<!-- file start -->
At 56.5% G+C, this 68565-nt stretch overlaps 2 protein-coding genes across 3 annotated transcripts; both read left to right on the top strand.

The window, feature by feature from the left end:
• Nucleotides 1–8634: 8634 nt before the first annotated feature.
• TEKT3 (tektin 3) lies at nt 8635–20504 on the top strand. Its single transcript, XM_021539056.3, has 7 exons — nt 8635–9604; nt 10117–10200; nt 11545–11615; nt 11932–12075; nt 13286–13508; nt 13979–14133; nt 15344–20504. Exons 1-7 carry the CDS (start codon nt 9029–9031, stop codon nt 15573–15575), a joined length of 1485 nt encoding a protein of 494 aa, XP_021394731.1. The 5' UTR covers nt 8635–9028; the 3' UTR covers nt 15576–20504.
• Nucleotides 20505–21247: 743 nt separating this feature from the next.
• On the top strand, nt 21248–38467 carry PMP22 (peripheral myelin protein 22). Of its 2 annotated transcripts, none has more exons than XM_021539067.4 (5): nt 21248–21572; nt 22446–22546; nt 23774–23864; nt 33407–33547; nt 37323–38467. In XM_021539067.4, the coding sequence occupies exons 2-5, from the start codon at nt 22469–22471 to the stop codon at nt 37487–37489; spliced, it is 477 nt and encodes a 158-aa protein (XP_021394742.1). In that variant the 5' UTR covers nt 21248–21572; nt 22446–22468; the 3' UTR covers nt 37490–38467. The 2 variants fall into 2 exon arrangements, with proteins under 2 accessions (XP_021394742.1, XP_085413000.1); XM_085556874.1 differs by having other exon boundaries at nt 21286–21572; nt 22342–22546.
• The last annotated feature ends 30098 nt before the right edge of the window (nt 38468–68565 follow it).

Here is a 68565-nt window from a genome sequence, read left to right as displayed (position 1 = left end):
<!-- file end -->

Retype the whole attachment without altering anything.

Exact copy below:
At 56.5% G+C, this 68565-nt stretch overlaps 2 protein-coding genes across 3 annotated transcripts; both read left to right on the top strand.

The window, feature by feature from the left end:
• Nucleotides 1–8634: 8634 nt before the first annotated feature.
• TEKT3 (tektin 3) lies at nt 8635–20504 on the top strand. Its single transcript, XM_021539056.3, has 7 exons — nt 8635–9604; nt 10117–10200; nt 11545–11615; nt 11932–12075; nt 13286–13508; nt 13979–14133; nt 15344–20504. Exons 1-7 carry the CDS (start codon nt 9029–9031, stop codon nt 15573–15575), a joined length of 1485 nt encoding a protein of 494 aa, XP_021394731.1. The 5' UTR covers nt 8635–9028; the 3' UTR covers nt 15576–20504.
• Nucleotides 20505–21247: 743 nt separating this feature from the next.
• On the top strand, nt 21248–38467 carry PMP22 (peripheral myelin protein 22). Of its 2 annotated transcripts, none has more exons than XM_021539067.4 (5): nt 21248–21572; nt 22446–22546; nt 23774–23864; nt 33407–33547; nt 37323–38467. In XM_021539067.4, the coding sequence occupies exons 2-5, from the start codon at nt 22469–22471 to the stop codon at nt 37487–37489; spliced, it is 477 nt and encodes a 158-aa protein (XP_021394742.1). In that variant the 5' UTR covers nt 21248–21572; nt 22446–22468; the 3' UTR covers nt 37490–38467. The 2 variants fall into 2 exon arrangements, with proteins under 2 accessions (XP_021394742.1, XP_085413000.1); XM_085556874.1 differs by having other exon boundaries at nt 21286–21572; nt 22342–22546.
• The last annotated feature ends 30098 nt before the right edge of the window (nt 38468–68565 follow it).

Here is a 68565-nt window from a genome sequence, read left to right as displayed (position 1 = left end):